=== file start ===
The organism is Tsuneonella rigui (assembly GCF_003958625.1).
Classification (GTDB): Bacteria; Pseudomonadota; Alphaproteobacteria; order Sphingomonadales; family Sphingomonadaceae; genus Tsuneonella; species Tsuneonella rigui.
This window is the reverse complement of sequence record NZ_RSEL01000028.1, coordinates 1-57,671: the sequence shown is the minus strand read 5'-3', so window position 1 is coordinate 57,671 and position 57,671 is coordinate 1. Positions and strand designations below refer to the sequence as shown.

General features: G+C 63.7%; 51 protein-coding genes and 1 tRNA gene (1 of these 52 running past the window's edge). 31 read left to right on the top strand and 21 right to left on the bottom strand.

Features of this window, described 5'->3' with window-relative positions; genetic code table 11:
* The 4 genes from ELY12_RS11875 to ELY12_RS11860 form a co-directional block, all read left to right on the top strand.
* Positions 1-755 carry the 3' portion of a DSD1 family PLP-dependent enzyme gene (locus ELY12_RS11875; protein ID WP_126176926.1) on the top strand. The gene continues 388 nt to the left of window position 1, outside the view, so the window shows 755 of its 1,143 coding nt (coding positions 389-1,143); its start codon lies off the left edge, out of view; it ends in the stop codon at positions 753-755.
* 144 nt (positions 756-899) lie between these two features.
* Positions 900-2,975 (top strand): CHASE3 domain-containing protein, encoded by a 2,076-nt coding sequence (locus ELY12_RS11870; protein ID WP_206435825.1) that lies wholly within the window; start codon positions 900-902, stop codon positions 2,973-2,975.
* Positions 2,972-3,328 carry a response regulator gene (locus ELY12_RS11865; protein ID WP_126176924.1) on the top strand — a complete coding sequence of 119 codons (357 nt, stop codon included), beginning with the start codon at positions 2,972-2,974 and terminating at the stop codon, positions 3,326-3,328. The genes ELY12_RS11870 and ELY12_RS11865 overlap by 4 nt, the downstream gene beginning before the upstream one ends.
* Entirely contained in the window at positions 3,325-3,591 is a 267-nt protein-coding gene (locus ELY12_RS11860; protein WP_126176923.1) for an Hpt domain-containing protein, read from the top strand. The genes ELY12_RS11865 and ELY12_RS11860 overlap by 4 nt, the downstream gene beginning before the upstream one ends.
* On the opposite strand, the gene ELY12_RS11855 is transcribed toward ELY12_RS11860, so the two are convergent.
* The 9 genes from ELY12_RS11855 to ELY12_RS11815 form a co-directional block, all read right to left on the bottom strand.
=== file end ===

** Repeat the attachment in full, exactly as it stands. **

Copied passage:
The organism is Tsuneonella rigui (assembly GCF_003958625.1).
Classification (GTDB): Bacteria; Pseudomonadota; Alphaproteobacteria; order Sphingomonadales; family Sphingomonadaceae; genus Tsuneonella; species Tsuneonella rigui.
This window is the reverse complement of sequence record NZ_RSEL01000028.1, coordinates 1-57,671: the sequence shown is the minus strand read 5'-3', so window position 1 is coordinate 57,671 and position 57,671 is coordinate 1. Positions and strand designations below refer to the sequence as shown.

General features: G+C 63.7%; 51 protein-coding genes and 1 tRNA gene (1 of these 52 running past the window's edge). 31 read left to right on the top strand and 21 right to left on the bottom strand.

Features of this window, described 5'->3' with window-relative positions; genetic code table 11:
* The 4 genes from ELY12_RS11875 to ELY12_RS11860 form a co-directional block, all read left to right on the top strand.
* Positions 1-755 carry the 3' portion of a DSD1 family PLP-dependent enzyme gene (locus ELY12_RS11875; protein ID WP_126176926.1) on the top strand. The gene continues 388 nt to the left of window position 1, outside the view, so the window shows 755 of its 1,143 coding nt (coding positions 389-1,143); its start codon lies off the left edge, out of view; it ends in the stop codon at positions 753-755.
* 144 nt (positions 756-899) lie between these two features.
* Positions 900-2,975 (top strand): CHASE3 domain-containing protein, encoded by a 2,076-nt coding sequence (locus ELY12_RS11870; protein ID WP_206435825.1) that lies wholly within the window; start codon positions 900-902, stop codon positions 2,973-2,975.
* Positions 2,972-3,328 carry a response regulator gene (locus ELY12_RS11865; protein ID WP_126176924.1) on the top strand — a complete coding sequence of 119 codons (357 nt, stop codon included), beginning with the start codon at positions 2,972-2,974 and terminating at the stop codon, positions 3,326-3,328. The genes ELY12_RS11870 and ELY12_RS11865 overlap by 4 nt, the downstream gene beginning before the upstream one ends.
* Entirely contained in the window at positions 3,325-3,591 is a 267-nt protein-coding gene (locus ELY12_RS11860; protein WP_126176923.1) for an Hpt domain-containing protein, read from the top strand. The genes ELY12_RS11865 and ELY12_RS11860 overlap by 4 nt, the downstream gene beginning before the upstream one ends.
* On the opposite strand, the gene ELY12_RS11855 is transcribed toward ELY12_RS11860, so the two are convergent.
* The 9 genes from ELY12_RS11855 to ELY12_RS11815 form a co-directional block, all read right to left on the bottom strand.